Volkswagen Golf hatchback (2013-2019) - Interior & comfort
The Volkswagen Golf is supremely comfortable and quiet inside. Along with high quality, this is one of its most impressive features
Interior quality has always been a Volkswagen strong suit and the latest Golf is no exception to this rule. As soon as you climb aboard – whether it’s an entry-level model or a high-performance flagship – the first thing to strike you is how classy the interior feels.
While the driver’s seat looks a bit flat when you slide behind the steering wheel, it provides plenty of support over long distances. And the driving position is simply superb, with height adjustment for the seat allowing people of all shapes and sizes to get comfortable. Once on the move, the ride seems firm, yet is still supple over motorway bumps. The latest 1.5-litre engine is the quietest we’ve experienced in a Golf – subdued enough to highlight a little wind noise from around the mirrors that we’d never noticed before.
Generally, few will complain about discomfort or loudness, especially not in the light of such a well appointed and generously equipped interior.
Volkswagen Golf dashboard
The wraparound dashboard is finished in the kind of high-quality plastics you just don’t expect in this class, creating a greater sense of occasion than pretty much any other family hatchback. The materials used are of a higher grade than those found in rivals such as the Ford Focus and Vauxhall Astra – soft-touch finishes abound and metal-effect highlights add visual interest, even in out-of-sight places where some rivals cut corners by using cheaper plastics.
2017’s improvements have brought greater clarity and order to the instruments and controls and all the switchgear operates smoothly and with reassuring precision. Few cars are any price have a driving environment that’s as easy to navigate as a Golf’s.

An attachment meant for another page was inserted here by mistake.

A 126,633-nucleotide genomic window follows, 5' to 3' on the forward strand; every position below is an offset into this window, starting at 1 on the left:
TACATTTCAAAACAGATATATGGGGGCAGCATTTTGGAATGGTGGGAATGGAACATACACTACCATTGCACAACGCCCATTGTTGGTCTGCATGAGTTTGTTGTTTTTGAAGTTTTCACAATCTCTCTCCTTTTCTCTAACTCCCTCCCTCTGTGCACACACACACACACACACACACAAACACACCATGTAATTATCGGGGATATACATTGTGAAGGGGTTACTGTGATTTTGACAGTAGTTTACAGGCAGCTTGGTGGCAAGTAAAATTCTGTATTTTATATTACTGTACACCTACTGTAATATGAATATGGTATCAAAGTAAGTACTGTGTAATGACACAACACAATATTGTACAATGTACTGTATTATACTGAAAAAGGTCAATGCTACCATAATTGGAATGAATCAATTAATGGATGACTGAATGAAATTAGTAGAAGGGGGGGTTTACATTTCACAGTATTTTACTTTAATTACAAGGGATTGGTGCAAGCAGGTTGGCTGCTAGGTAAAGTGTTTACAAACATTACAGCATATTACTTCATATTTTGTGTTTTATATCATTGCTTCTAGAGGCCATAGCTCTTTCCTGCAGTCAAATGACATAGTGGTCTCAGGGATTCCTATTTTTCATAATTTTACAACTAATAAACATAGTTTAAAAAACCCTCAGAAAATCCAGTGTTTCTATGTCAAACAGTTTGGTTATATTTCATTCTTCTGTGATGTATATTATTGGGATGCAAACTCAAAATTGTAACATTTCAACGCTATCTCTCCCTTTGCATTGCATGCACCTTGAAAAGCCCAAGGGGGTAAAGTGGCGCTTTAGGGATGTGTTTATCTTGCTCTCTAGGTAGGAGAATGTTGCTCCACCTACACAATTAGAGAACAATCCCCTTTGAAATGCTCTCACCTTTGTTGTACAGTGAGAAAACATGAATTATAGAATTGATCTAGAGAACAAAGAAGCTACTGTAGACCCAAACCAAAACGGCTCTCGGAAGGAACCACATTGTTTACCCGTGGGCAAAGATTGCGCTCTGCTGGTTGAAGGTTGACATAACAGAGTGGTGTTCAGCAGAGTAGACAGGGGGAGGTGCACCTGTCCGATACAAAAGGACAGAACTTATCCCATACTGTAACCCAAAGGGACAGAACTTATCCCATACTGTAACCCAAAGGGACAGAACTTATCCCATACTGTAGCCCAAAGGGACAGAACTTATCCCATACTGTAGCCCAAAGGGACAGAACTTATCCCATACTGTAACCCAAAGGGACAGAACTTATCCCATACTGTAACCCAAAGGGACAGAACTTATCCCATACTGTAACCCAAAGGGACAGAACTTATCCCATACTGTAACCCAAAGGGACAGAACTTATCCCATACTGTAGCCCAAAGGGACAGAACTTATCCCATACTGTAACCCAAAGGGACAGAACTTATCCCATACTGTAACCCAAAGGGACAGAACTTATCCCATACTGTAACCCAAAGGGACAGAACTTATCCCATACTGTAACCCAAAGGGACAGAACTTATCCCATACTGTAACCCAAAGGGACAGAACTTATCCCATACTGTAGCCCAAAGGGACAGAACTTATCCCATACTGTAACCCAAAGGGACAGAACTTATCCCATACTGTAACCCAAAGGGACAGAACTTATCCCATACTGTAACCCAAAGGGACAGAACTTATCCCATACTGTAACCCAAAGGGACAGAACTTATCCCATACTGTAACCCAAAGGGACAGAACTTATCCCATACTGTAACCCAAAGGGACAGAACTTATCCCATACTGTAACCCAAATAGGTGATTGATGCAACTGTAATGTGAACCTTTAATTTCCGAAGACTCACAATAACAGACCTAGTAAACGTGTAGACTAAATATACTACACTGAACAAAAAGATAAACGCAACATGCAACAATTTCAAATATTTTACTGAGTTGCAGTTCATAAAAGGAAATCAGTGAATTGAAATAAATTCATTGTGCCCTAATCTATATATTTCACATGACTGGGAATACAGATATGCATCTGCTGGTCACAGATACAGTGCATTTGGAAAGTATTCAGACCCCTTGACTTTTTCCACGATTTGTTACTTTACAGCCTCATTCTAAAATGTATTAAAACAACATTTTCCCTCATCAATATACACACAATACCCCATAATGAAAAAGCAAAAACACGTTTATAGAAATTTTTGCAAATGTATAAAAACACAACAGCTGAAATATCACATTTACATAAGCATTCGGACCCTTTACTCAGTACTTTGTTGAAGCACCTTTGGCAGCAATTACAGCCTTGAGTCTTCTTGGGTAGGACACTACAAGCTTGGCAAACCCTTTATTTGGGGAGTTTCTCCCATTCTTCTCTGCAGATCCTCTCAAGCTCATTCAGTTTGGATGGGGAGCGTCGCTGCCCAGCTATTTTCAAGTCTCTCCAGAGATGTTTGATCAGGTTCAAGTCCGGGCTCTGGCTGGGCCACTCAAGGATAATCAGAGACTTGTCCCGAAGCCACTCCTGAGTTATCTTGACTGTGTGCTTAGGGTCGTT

The posh interior ambience is backed up by the fact that even entry-level S models get a that eight-inch colour touchscreen in the centre of the dashboard, which helps the Golf to feel upmarket from the word go. LED daytime running lights, predictive pedestrian detection, DAB digital radio, Bluetooth phone connectivity and air-conditioning that includes a cooled glovebox are fitted to all models – many brands charge extra for equipment like this on their entry-level cars.
However, the S doesn't seem such good value when you notice that other models from the Volkswagen Group, such as the SEAT Leon and Skoda Octavia, offer rather more standard equipment for a comparable price.
This disparity is reduced a little with the Match Edition, which is our favourite Golf trim level. It adds alloy wheels, a leather-trimmed steering wheel, an auto-dimming rear-view mirror, adaptive cruise control, power-folding door mirrors and both Android Auto and Apple CarPlay. Two-zone climate control, LED headlights and the Winter Pack, which includes heated front seats, also feature.
GT Edition models add a bit of luxury, while R-Line Edition will appeal to buyers after sporty looks without the increased running costs of more powerful versions. These feature styling details to look almost like a Golf R at first glance, with a chunkier front bumper, R badging and a rear spoiler, although smaller 17-inch wheels give the game away. Inside, extra equipment includes black roof lining, piano black trim, two-tone sports seats and a Golf-R style steering wheel.